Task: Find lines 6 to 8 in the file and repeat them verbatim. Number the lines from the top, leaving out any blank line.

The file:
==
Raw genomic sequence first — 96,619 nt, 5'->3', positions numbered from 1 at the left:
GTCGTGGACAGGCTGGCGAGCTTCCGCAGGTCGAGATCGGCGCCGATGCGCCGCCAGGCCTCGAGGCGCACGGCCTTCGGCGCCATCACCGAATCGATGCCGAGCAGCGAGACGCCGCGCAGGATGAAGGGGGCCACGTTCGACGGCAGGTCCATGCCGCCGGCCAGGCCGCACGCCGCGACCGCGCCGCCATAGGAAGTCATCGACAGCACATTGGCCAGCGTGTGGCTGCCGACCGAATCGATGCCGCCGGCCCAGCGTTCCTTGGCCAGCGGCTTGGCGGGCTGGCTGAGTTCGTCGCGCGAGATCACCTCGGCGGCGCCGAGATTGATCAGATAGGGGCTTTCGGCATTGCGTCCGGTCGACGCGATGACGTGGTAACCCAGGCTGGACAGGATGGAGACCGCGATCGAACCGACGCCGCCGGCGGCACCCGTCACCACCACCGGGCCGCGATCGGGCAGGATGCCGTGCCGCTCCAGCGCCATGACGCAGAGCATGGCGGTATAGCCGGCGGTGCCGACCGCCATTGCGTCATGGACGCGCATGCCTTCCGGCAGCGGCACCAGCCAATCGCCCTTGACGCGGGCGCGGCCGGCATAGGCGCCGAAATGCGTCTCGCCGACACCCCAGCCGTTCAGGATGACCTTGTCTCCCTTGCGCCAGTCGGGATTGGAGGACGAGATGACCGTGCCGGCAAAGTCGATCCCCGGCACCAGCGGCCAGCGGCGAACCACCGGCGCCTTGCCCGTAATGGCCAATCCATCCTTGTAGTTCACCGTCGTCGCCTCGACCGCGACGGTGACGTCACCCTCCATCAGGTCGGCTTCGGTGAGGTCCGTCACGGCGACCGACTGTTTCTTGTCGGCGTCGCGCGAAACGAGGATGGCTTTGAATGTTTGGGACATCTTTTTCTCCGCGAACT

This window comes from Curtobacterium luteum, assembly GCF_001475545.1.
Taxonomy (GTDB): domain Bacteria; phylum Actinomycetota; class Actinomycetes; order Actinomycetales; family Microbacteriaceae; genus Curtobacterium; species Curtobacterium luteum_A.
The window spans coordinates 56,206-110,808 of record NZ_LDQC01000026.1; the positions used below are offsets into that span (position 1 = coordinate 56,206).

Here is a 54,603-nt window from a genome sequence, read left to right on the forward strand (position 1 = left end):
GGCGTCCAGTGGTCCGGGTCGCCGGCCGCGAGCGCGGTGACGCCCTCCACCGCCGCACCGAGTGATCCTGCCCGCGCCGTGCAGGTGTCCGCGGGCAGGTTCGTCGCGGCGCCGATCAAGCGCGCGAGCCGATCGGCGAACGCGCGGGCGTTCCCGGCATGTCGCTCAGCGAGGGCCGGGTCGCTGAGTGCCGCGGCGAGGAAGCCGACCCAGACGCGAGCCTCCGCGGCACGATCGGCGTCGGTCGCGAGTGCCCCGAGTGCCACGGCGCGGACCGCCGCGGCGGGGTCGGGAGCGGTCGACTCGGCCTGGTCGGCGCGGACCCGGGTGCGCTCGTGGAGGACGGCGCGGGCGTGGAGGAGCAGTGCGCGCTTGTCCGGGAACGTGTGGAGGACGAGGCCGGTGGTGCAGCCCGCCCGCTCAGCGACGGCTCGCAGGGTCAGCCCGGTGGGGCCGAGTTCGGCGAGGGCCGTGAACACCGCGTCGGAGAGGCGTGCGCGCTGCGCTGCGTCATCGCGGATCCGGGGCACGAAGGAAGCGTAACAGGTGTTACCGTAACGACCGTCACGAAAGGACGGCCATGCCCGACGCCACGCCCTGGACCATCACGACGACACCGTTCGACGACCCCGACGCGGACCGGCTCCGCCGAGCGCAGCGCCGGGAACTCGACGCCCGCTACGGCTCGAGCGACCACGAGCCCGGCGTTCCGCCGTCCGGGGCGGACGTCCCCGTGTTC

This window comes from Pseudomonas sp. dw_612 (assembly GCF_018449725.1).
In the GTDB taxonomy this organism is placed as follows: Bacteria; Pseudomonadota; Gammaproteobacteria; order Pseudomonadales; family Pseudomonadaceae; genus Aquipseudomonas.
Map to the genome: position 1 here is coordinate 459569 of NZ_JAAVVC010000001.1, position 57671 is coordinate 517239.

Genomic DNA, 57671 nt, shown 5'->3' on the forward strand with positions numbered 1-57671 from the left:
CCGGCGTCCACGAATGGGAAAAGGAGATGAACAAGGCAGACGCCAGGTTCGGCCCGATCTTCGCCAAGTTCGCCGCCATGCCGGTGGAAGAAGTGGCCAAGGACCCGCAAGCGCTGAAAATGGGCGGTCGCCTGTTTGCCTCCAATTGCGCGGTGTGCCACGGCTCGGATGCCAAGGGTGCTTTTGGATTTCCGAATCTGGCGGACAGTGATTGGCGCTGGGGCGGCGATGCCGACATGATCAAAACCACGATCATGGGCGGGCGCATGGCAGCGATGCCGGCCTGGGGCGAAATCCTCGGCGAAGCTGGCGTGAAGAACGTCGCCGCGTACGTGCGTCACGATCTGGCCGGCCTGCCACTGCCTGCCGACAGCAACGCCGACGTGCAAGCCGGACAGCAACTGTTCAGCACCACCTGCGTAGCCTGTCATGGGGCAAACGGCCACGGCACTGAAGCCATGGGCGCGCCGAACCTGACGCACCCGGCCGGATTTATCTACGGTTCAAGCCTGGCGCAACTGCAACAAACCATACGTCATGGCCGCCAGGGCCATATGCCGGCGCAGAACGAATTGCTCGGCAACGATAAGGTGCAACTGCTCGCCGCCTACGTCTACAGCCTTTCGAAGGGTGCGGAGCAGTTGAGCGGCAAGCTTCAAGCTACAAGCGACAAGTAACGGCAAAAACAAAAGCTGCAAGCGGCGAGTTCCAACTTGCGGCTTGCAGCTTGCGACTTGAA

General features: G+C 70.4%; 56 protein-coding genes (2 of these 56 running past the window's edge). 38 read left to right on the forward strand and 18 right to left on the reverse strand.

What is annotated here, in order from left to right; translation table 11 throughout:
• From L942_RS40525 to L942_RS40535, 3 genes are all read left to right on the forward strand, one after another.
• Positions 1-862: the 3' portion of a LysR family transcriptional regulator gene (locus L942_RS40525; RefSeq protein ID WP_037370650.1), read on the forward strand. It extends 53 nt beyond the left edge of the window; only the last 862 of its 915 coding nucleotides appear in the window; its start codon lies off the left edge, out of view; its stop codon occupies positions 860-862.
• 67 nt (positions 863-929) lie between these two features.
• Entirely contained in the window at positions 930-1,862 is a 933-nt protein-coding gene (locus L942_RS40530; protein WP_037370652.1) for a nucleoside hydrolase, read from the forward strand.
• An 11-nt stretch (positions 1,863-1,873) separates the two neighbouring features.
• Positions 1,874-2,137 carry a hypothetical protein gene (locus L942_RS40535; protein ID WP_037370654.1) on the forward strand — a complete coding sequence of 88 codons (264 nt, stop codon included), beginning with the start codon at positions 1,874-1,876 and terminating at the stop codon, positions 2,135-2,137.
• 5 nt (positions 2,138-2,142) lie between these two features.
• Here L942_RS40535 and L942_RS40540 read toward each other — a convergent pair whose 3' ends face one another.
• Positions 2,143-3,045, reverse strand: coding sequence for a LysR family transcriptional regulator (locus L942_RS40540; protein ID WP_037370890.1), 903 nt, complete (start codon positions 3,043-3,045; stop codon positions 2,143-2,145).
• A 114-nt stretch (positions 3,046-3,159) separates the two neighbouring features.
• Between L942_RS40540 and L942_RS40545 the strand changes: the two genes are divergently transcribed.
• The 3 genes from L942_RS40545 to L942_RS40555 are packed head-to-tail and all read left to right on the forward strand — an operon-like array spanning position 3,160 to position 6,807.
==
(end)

Here is a 54,603-nt window from a genome sequence, read left to right on the forward strand (position 1 = left end):
GGCGTCCAGTGGTCCGGGTCGCCGGCCGCGAGCGCGGTGACGCCCTCCACCGCCGCACCGAGTGATCCTGCCCGCGCCGTGCAGGTGTCCGCGGGCAGGTTCGTCGCGGCGCCGATCAAGCGCGCGAGCCGATCGGCGAACGCGCGGGCGTTCCCGGCATGTCGCTCAGCGAGGGCCGGGTCGCTGAGTGCCGCGGCGAGGAAGCCGACCCAGACGCGAGCCTCCGCGGCACGATCGGCGTCGGTCGCGAGTGCCCCGAGTGCCACGGCGCGGACCGCCGCGGCGGGGTCGGGAGCGGTCGACTCGGCCTGGTCGGCGCGGACCCGGGTGCGCTCGTGGAGGACGGCGCGGGCGTGGAGGAGCAGTGCGCGCTTGTCCGGGAACGTGTGGAGGACGAGGCCGGTGGTGCAGCCCGCCCGCTCAGCGACGGCTCGCAGGGTCAGCCCGGTGGGGCCGAGTTCGGCGAGGGCCGTGAACACCGCGTCGGAGAGGCGTGCGCGCTGCGCTGCGTCATCGCGGATCCGGGGCACGAAGGAAGCGTAACAGGTGTTACCGTAACGACCGTCACGAAAGGACGGCCATGCCCGACGCCACGCCCTGGACCATCACGACGACACCGTTCGACGACCCCGACGCGGACCGGCTCCGCCGAGCGCAGCGCCGGGAACTCGACGCCCGCTACGGCTCGAGCGACCACGAGCCCGGCGTTCCGCCGTCCGGGGCGGACGTCCCCGTGTTC

This window comes from Pseudomonas sp. dw_612 (assembly GCF_018449725.1).